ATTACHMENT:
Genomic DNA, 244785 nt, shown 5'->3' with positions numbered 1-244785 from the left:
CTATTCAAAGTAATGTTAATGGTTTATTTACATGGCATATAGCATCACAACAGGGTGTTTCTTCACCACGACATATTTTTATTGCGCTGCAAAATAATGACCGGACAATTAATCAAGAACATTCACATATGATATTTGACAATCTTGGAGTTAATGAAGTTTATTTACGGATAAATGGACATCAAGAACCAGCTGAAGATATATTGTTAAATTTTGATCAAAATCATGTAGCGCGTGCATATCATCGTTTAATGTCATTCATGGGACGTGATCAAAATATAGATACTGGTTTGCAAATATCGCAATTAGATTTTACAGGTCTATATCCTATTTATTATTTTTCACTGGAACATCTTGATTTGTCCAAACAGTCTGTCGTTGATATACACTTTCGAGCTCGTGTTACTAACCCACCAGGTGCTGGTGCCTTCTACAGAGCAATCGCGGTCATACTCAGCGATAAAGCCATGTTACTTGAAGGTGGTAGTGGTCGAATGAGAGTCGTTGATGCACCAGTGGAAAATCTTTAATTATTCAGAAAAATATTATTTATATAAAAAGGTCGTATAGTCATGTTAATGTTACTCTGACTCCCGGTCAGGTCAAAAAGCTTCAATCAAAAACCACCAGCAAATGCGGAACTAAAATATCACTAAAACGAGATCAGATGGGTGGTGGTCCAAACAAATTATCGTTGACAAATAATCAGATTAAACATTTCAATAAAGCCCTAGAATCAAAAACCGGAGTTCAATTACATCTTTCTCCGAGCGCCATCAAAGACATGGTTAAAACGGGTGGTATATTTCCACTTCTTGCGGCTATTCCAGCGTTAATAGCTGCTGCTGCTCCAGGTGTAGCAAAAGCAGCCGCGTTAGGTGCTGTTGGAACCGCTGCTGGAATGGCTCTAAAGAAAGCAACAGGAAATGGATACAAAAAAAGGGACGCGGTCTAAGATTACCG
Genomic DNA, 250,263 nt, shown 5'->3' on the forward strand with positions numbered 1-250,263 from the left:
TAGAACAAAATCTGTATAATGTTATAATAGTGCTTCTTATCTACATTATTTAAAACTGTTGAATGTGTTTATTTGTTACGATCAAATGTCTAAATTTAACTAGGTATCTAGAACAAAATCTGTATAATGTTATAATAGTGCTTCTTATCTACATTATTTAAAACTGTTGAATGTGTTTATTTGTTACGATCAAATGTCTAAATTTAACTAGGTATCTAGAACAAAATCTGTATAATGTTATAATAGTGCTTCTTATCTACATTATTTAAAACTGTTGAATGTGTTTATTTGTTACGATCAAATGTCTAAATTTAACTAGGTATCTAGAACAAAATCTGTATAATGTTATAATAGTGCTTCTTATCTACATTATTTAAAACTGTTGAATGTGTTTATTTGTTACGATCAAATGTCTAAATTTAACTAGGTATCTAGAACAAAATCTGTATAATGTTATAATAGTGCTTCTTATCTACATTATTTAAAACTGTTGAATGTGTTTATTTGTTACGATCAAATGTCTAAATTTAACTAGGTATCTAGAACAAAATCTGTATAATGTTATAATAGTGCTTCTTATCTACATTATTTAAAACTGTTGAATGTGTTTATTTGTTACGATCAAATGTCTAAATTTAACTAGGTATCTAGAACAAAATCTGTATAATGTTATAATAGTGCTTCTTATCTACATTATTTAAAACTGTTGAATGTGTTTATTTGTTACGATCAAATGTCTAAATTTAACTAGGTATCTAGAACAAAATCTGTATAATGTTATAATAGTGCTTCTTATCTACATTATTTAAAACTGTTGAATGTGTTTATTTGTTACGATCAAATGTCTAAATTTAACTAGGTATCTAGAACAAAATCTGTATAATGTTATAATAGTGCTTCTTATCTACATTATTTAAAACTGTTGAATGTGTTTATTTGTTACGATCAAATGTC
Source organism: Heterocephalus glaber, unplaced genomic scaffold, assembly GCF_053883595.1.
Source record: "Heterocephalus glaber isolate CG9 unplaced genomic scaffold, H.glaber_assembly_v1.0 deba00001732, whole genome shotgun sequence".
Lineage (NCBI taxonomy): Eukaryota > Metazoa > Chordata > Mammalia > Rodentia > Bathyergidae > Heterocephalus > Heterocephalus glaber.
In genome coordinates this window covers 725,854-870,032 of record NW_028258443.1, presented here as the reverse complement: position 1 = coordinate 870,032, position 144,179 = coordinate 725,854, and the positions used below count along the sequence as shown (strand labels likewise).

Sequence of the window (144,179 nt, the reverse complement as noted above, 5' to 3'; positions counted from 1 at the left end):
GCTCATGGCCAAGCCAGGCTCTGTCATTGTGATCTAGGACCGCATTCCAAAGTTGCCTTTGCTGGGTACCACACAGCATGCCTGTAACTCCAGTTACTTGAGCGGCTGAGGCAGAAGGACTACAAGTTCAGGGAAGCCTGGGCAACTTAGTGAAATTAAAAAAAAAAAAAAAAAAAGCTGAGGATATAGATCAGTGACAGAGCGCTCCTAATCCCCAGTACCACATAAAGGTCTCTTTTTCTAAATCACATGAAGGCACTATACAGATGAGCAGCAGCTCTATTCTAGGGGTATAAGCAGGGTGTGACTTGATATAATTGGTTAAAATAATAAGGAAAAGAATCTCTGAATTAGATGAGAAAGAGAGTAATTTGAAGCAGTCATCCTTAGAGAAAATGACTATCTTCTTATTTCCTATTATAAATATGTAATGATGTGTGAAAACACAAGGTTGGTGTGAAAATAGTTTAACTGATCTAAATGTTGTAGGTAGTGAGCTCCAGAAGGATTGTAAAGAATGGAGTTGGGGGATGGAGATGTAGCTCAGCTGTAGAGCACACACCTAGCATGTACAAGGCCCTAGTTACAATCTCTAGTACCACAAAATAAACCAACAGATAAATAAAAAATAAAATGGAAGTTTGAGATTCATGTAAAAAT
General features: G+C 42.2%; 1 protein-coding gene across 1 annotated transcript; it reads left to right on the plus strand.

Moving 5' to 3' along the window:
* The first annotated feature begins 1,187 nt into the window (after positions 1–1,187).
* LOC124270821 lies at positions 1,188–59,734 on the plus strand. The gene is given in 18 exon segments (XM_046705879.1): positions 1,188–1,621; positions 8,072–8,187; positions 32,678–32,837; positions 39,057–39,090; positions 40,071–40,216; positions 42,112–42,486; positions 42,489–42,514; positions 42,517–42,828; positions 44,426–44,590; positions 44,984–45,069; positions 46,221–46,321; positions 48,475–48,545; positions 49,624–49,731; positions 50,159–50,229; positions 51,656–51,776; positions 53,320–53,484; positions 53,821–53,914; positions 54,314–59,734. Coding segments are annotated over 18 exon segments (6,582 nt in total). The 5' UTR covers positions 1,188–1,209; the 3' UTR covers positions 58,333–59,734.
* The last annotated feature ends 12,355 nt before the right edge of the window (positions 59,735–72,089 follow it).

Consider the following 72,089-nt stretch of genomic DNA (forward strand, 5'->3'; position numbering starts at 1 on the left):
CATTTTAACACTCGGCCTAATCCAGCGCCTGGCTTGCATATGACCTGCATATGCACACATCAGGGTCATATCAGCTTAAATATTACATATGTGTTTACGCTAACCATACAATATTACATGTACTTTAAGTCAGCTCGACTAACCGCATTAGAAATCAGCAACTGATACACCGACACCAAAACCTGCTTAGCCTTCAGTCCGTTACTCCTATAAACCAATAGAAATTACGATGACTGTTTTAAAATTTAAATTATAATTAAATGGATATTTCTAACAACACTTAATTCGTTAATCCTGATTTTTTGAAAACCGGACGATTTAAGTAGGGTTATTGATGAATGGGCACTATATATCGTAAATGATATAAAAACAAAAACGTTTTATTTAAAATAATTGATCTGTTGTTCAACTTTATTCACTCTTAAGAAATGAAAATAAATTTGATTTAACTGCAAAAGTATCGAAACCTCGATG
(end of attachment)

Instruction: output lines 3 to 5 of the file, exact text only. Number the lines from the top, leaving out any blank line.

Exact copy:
Genomic DNA, 250,263 nt, shown 5'->3' on the forward strand with positions numbered 1-250,263 from the left:
TAGAACAAAATCTGTATAATGTTATAATAGTGCTTCTTATCTACATTATTTAAAACTGTTGAATGTGTTTATTTGTTACGATCAAATGTCTAAATTTAACTAGGTATCTAGAACAAAATCTGTATAATGTTATAATAGTGCTTCTTATCTACATTATTTAAAACTGTTGAATGTGTTTATTTGTTACGATCAAATGTCTAAATTTAACTAGGTATCTAGAACAAAATCTGTATAATGTTATAATAGTGCTTCTTATCTACATTATTTAAAACTGTTGAATGTGTTTATTTGTTACGATCAAATGTCTAAATTTAACTAGGTATCTAGAACAAAATCTGTATAATGTTATAATAGTGCTTCTTATCTACATTATTTAAAACTGTTGAATGTGTTTATTTGTTACGATCAAATGTCTAAATTTAACTAGGTATCTAGAACAAAATCTGTATAATGTTATAATAGTGCTTCTTATCTACATTATTTAAAACTGTTGAATGTGTTTATTTGTTACGATCAAATGTCTAAATTTAACTAGGTATCTAGAACAAAATCTGTATAATGTTATAATAGTGCTTCTTATCTACATTATTTAAAACTGTTGAATGTGTTTATTTGTTACGATCAAATGTCTAAATTTAACTAGGTATCTAGAACAAAATCTGTATAATGTTATAATAGTGCTTCTTATCTACATTATTTAAAACTGTTGAATGTGTTTATTTGTTACGATCAAATGTCTAAATTTAACTAGGTATCTAGAACAAAATCTGTATAATGTTATAATAGTGCTTCTTATCTACATTATTTAAAACTGTTGAATGTGTTTATTTGTTACGATCAAATGTCTAAATTTAACTAGGTATCTAGAACAAAATCTGTATAATGTTATAATAGTGCTTCTTATCTACATTATTTAAAACTGTTGAATGTGTTTATTTGTTACGATCAAATGTC
Source organism: Heterocephalus glaber, unplaced genomic scaffold, assembly GCF_053883595.1.